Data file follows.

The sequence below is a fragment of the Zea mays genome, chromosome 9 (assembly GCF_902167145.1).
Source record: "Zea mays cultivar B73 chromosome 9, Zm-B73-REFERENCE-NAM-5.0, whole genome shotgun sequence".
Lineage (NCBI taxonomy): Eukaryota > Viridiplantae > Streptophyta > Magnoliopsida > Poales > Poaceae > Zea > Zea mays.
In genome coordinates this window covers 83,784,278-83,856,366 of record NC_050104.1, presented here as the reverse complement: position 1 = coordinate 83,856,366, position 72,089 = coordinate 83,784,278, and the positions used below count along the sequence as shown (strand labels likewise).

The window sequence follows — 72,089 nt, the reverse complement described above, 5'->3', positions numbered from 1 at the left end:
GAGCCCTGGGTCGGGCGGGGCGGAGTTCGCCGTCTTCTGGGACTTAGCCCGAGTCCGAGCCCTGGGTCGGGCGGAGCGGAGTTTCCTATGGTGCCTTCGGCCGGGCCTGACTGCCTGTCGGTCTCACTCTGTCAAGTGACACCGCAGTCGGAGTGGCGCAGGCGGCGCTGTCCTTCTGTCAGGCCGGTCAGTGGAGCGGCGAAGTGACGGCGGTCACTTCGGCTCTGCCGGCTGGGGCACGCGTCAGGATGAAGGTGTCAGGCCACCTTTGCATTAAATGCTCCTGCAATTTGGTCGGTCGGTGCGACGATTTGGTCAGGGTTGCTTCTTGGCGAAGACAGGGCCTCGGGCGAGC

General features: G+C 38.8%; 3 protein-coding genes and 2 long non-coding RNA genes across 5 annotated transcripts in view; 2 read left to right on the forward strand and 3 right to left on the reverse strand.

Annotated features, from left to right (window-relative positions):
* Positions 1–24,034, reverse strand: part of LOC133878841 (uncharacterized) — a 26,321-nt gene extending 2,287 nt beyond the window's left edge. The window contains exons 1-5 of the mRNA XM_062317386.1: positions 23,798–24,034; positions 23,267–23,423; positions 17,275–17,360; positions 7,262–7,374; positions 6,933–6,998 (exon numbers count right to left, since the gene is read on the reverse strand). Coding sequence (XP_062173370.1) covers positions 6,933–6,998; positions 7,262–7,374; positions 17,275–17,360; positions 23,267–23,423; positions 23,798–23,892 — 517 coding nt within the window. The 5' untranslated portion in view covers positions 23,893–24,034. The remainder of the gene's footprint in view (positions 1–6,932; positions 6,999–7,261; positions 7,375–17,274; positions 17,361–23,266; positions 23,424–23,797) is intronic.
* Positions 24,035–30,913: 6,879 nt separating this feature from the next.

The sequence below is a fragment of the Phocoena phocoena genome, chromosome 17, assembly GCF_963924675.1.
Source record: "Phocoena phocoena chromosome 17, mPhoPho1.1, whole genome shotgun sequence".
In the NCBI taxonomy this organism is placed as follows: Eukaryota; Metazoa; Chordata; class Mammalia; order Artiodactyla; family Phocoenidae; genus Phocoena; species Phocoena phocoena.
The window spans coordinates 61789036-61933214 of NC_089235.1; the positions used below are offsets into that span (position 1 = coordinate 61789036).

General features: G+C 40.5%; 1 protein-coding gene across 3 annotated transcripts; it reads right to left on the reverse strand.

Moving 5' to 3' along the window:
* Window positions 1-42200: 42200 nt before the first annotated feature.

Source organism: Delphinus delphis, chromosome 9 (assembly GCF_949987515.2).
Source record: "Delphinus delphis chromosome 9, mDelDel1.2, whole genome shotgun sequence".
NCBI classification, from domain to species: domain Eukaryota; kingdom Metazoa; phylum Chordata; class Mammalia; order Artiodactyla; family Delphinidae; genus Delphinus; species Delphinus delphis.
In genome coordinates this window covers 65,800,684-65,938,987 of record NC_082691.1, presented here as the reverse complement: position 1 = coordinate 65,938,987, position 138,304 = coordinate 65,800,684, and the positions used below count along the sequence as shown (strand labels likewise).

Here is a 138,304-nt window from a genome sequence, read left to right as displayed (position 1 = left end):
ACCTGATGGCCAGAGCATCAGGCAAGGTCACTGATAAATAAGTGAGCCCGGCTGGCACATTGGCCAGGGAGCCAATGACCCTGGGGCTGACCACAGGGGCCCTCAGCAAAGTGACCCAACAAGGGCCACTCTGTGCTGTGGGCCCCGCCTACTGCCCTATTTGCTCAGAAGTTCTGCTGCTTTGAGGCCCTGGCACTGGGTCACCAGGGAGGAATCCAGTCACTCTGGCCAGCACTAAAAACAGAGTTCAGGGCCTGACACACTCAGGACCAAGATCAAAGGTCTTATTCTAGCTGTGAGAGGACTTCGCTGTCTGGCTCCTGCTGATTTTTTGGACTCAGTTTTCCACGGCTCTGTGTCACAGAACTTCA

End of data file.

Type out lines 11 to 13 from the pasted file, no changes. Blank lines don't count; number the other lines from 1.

The sequence below is a fragment of the Phocoena phocoena genome, chromosome 17, assembly GCF_963924675.1.
Source record: "Phocoena phocoena chromosome 17, mPhoPho1.1, whole genome shotgun sequence".
In the NCBI taxonomy this organism is placed as follows: Eukaryota; Metazoa; Chordata; class Mammalia; order Artiodactyla; family Phocoenidae; genus Phocoena; species Phocoena phocoena.